Flexibility at work is important to many employees, but perhaps to no group more so than parents. An arrangement that lets a commuting mother work from home so she can actually see her kids at night, or flexible hours that let a father scale back to four days a week instead of five can mean the difference between a family thriving and hanging on by a thin, thin thread.
The benefits extend to employers as well: As CBS has reported, companies that offer flexibility are far more likely to retain their employees, to ensure that those employees are happy and even to save on healthcare costs tied to burnout and stress. Studies also suggest that many employees are more productive when they work remotely.
But given the lack of clarity around what flextime is -- "It's really a very broad umbrella that a lot of things fall under," according to Melissa Fairman, a human resources manager and blogger who runs the site HR reMix -- and the fact that work-related negotiations can induce agita, knowing what to ask for and how is a challenge. Here are six guidelines to consider:
1) Lead with the company, not your personal life.
"You really need to go into the conversation [with your boss] with the mindset of, 'How will this work for my company? That's the opposite of saying 'I need Mondays and Wednesdays off so I can do whatever [that thing is]," Fairman advised. Yes, your desire to cut back your hours may have everything to do with your child's schedule, but it also has very real implications for your job. Those are what you want to emphasize.
"For example, someone might say 'I have a brutal commute, it takes me an hour and a half to get in, and if I could work from home I wouldn't be so stressed out, I could be more productive,'" Fairman said. If you want to change your hours so you can pick up your child from daycare, explain that the new arrangement would prevent you spending the last 30 minutes of every day fretting over whether you'll make it in time, which is wasted time as far as your company is concerned. Don't lie about why you're seeking flexibility -- it can absolutely be appropriate to bring up your children if you work for a company where that's part of the culture, Fairman said -- just be mindful of what you emphasize.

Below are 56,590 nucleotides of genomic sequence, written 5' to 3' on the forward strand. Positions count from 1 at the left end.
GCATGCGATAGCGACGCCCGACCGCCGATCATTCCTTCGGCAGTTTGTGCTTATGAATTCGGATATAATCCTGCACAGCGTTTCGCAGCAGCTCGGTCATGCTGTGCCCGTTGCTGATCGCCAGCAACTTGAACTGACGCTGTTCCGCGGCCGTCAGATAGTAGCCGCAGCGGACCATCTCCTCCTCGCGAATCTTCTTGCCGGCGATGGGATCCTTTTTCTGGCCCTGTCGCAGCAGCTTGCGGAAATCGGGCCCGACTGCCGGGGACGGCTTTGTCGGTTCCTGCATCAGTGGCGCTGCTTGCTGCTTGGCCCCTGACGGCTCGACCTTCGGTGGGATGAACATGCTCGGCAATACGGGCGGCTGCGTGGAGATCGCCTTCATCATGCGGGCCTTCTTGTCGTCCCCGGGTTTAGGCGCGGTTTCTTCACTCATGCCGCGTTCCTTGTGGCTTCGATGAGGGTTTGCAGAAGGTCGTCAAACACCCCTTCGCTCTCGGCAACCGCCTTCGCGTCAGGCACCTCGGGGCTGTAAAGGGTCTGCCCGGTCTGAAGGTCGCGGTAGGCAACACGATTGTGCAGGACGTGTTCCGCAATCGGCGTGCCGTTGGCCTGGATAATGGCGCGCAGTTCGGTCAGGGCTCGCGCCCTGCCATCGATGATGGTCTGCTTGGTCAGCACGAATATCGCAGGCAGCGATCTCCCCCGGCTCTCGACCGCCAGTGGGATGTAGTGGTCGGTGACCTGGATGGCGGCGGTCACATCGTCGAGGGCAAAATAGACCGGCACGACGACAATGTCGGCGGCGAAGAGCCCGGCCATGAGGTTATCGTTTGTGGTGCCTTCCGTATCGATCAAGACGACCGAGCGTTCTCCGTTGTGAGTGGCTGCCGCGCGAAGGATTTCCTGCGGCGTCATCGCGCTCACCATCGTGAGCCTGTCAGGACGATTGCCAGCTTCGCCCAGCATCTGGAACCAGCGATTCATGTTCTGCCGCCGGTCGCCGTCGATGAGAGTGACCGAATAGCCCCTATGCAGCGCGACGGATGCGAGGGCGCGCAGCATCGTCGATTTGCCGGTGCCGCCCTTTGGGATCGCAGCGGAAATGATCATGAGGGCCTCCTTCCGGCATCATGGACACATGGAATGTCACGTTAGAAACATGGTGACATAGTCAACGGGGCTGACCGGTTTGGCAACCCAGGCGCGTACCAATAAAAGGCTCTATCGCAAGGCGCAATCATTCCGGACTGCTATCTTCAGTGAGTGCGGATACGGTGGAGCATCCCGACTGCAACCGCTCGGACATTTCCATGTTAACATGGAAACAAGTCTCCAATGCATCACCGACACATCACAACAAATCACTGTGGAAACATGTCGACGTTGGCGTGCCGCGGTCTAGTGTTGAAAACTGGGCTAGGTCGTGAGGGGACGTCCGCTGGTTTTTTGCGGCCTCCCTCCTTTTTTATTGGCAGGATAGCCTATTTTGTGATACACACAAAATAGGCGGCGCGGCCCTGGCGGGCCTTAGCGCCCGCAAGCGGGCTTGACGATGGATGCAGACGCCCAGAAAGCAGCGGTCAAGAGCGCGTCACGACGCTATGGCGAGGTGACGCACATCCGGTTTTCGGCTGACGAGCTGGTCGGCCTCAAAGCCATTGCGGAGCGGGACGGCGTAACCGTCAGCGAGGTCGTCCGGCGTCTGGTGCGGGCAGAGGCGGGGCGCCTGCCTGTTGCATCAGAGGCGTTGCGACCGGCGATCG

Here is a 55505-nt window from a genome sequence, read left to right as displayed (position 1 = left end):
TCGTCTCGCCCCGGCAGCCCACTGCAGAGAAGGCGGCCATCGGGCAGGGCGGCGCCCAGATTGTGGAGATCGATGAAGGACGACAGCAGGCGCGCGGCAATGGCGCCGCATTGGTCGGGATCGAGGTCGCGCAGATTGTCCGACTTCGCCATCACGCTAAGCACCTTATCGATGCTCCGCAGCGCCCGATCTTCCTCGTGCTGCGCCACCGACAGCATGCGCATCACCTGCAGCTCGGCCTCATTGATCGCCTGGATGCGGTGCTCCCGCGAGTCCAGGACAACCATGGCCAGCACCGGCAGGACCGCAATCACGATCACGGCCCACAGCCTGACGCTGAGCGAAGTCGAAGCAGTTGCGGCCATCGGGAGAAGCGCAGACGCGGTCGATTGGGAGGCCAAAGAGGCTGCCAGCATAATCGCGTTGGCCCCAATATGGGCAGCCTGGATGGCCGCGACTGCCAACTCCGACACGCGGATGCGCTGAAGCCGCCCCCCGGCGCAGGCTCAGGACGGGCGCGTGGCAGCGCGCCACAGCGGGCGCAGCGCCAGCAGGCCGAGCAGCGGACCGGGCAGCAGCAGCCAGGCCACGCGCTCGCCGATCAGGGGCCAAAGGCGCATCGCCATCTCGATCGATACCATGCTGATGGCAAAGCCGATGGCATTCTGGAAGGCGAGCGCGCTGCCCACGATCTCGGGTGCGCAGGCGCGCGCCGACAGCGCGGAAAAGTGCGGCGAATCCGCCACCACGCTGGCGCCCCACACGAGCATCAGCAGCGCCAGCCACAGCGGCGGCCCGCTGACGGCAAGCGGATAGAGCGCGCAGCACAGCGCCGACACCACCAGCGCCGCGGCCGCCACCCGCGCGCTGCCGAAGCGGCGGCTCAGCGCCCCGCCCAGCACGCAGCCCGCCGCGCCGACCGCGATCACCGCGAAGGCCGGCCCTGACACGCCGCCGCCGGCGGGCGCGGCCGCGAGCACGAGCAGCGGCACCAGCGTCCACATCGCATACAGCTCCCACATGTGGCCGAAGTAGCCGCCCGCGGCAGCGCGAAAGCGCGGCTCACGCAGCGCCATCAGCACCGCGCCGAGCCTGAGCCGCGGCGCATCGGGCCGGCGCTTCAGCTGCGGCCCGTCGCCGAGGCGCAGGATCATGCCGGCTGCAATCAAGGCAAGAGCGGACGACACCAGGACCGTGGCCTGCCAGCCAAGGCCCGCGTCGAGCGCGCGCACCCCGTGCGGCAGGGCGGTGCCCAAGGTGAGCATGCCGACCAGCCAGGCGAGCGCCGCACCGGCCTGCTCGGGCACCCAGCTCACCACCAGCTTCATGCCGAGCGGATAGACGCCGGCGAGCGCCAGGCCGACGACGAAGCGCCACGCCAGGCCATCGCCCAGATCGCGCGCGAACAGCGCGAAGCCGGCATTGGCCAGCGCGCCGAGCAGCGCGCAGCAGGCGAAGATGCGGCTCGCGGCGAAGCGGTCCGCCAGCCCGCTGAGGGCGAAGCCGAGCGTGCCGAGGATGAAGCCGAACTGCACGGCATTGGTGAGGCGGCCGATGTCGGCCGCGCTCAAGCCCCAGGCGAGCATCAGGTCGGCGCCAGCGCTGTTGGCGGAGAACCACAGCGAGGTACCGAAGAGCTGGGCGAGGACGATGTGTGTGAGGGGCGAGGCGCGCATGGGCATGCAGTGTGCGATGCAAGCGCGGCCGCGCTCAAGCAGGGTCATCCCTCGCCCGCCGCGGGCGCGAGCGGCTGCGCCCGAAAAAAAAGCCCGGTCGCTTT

2) Be ready with specifics.
"When you go in and say 'I would like flextime' or a flexible work program, you should be able to say how the job is going to get done," said Christopher Metzler, Ph.D., senior associate dean of the division of applied management at Georgetown University. That might sound obvious, but he said that employees are often surprised by how much back-and-forth goes into establishing a flexible arrangement, and that's often because they didn't discuss many of the details up-front.
So, what does it mean to be armed with specifics? Think about your work week, then make a case for how every aspect of it will be handled. "Say, 'If there are meetings we decided I must attend, then I will absolutely be there," Metzler offered by way of example. "'I will still meet my deadlines, and I will meet them using the electronic resources we have put together. I will be on email, and I will be available for video chats as that becomes necessary.'" Then be open to the fact that your plan might change.
3) Ask early.